Hospitalization Costs of Laparoscopic Vs Open Appendectomy: 5 Year Experience.

INTRODUCTION:We performed a retrospective cohort study of the patients who underwent either a laparoscopic (LA) or an open appendectomy (OA) in a private third level hospital in Mexico City and compared the hospitalization costs and outcomes of each procedure.

METHODS: The charts of all patients with an ICD-9 procedure code for either laparoscopic or open appendectomy performed between January 2004 and December 2008 where obtained from the American British Cowdray Medical Center database. The variables that were retrieved from the charts for each group were: age, sex, hospitalization cost, length of stay and complications. We utilized the Student t Test and the Fisher Test for variable comparison.

RESULTS: During the 5 year period, 1792 appendectomies where performed, 633 ( 35.3%) were OA and 1159 (64.6%) LA. Both groups were statistically similar with regard to gender (p= 0.075) but differed with respect to age, having an older patient population in the LA group (p<0.0001). Length of stay was significantly higher in the OA group (3.3 vs. 2.5 days, p<0.0001). The overall hospitalization cost of LA was 25% higher than the OA cost (p=0.0005). The cost of an uncomplicated LA case was 1.7 times higher than in the OA group (p <0.0001). If a complication was present in the OA group the total cost of hospitalization rose 5.5 times compared to a non-complicated OA case. In a similar fashion, in the LA group, a complication resulted in a 2.9 time increase in the hospitalization cost compared to a non-complicated LA case. We found no statistically significant difference between the hospitalization cost of an OA and the LA group when both procedures were associated with a complication, (p=0.5319). A higher complication rate was observed in the OA group 60 cases (9.47%) vs. 46 (3.96%) , p<0.0001, odds ratio 2.55. The increased rate of complications observed where related to cardiovascular, wound and infectious problems. No difference was seen between OA and LA with respect to urinary, gastrointestinal, and pulmonary complications.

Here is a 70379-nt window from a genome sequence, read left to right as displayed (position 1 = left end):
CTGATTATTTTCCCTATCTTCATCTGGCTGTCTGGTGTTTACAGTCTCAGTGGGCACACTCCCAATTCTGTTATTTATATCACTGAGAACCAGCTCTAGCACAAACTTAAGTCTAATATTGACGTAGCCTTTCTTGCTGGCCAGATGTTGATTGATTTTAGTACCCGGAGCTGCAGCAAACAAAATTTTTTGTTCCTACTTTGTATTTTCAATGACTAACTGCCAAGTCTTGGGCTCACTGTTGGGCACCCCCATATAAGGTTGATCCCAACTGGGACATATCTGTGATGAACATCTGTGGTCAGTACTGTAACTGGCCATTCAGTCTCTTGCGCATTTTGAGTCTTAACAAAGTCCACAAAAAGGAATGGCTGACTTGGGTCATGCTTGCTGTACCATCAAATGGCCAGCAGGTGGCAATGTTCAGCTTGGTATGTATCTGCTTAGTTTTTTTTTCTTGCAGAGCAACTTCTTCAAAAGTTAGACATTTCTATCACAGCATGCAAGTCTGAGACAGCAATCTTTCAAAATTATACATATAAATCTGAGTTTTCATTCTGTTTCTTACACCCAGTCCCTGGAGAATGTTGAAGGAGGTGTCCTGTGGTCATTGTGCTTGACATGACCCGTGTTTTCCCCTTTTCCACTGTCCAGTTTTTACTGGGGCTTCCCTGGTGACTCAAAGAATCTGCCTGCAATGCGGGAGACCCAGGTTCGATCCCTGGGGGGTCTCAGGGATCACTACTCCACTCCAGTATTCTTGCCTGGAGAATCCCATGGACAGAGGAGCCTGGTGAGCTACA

CONCLUSIONS: LA offers certain advantages over OA, especially in women, as it allows for the diagnosis and definitive management of other pathologies that may cause pain similar to appendicitis. One of the drawbacks and criticisms of LA is that the hospitalization cost is considerably higher than the OA group, to be exact it was 25% more in our study (1.7 times in the uncomplicated cases). Nonetheless this calculation does not consider the slightly longer hospital stay in the OA group, nor does it take into account the increased risk of complications associated with the OA procedure and the economic burden related with them.


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Program Number: P171

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